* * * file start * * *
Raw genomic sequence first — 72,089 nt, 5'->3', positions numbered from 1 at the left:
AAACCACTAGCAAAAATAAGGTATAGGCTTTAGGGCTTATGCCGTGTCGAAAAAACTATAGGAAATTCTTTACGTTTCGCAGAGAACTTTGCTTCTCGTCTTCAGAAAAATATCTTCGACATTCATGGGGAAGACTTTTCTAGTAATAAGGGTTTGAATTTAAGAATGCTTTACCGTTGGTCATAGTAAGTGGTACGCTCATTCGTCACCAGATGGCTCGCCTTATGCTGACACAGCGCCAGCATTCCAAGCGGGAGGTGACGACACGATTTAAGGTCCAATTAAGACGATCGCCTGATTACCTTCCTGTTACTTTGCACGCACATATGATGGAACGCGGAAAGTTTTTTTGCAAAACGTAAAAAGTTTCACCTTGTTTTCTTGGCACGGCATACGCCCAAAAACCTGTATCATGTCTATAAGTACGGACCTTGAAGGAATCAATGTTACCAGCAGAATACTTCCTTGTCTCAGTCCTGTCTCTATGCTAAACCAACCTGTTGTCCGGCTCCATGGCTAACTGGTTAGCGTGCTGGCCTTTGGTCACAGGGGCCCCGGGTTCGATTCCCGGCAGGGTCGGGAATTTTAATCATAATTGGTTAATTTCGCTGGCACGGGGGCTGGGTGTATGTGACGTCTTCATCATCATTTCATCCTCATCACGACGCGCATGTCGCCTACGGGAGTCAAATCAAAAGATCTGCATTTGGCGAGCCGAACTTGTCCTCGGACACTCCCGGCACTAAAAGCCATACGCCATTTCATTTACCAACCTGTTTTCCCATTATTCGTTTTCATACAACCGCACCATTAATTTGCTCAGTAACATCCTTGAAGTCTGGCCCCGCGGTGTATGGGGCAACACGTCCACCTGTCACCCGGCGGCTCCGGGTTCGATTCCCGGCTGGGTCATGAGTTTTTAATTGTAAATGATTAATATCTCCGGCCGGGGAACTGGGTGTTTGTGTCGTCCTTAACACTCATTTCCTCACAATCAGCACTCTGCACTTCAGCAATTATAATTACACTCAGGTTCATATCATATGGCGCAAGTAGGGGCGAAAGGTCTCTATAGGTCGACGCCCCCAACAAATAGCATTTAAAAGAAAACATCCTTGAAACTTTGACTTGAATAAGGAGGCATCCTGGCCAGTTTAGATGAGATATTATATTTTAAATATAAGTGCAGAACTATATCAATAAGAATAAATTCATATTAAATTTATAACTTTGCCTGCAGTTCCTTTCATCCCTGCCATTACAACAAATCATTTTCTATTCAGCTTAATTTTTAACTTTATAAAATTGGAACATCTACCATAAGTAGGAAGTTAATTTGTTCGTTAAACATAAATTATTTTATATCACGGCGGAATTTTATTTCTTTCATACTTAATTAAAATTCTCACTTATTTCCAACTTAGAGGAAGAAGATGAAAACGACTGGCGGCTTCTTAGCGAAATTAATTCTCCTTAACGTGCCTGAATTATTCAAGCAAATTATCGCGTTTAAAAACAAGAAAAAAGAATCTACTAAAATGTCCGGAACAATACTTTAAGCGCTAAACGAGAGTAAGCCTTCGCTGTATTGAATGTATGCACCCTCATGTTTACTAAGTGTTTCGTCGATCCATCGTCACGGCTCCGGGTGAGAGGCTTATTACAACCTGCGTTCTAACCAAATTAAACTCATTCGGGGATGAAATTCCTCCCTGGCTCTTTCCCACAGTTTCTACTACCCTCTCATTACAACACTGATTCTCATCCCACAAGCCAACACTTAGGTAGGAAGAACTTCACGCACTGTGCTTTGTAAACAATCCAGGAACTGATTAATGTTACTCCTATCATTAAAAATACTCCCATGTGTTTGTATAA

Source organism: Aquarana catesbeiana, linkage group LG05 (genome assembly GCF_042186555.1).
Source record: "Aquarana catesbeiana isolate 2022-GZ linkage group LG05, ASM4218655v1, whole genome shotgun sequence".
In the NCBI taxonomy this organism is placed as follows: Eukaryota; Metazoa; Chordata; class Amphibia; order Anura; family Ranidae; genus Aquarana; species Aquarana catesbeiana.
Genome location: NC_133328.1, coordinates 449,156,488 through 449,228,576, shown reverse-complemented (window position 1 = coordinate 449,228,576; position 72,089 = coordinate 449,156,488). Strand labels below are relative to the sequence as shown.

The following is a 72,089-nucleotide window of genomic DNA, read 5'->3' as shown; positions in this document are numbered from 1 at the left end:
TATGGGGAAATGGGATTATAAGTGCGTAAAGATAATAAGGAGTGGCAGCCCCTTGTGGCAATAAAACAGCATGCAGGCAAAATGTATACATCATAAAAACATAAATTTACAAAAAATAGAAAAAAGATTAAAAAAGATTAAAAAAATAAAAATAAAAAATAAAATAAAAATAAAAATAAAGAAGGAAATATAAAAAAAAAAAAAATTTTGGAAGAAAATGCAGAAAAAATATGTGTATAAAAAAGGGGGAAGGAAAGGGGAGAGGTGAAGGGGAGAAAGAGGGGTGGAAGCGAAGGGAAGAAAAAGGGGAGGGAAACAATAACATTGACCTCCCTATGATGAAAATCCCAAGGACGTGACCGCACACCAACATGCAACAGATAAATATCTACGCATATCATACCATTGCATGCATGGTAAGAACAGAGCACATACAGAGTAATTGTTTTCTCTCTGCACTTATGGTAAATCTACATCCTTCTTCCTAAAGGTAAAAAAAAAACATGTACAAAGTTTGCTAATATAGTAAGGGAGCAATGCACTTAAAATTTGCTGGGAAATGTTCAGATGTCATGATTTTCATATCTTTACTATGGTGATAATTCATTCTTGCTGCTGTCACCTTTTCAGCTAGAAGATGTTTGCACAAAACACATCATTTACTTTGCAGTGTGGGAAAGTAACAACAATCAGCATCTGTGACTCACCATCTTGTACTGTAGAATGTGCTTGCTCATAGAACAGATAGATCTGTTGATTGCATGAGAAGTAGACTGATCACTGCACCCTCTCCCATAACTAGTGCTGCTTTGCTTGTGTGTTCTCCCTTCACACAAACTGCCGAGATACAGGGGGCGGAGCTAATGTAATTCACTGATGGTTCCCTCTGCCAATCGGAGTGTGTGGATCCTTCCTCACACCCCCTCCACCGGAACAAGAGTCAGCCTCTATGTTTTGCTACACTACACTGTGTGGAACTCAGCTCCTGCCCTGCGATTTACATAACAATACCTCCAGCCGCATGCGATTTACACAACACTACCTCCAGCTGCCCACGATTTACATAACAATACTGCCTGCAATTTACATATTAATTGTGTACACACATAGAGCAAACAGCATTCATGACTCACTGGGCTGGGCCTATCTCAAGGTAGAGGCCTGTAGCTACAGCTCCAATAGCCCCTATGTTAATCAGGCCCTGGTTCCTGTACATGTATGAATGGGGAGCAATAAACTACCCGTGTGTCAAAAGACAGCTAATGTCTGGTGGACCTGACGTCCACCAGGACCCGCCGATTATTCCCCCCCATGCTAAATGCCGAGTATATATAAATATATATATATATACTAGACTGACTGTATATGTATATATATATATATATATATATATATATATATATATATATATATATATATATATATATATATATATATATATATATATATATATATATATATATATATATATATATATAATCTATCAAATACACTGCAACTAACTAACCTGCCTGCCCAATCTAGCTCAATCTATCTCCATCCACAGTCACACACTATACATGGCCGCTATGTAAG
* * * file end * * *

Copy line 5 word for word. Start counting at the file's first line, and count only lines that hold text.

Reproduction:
In the NCBI taxonomy this organism is placed as follows: Eukaryota; Metazoa; Chordata; class Amphibia; order Anura; family Ranidae; genus Aquarana; species Aquarana catesbeiana.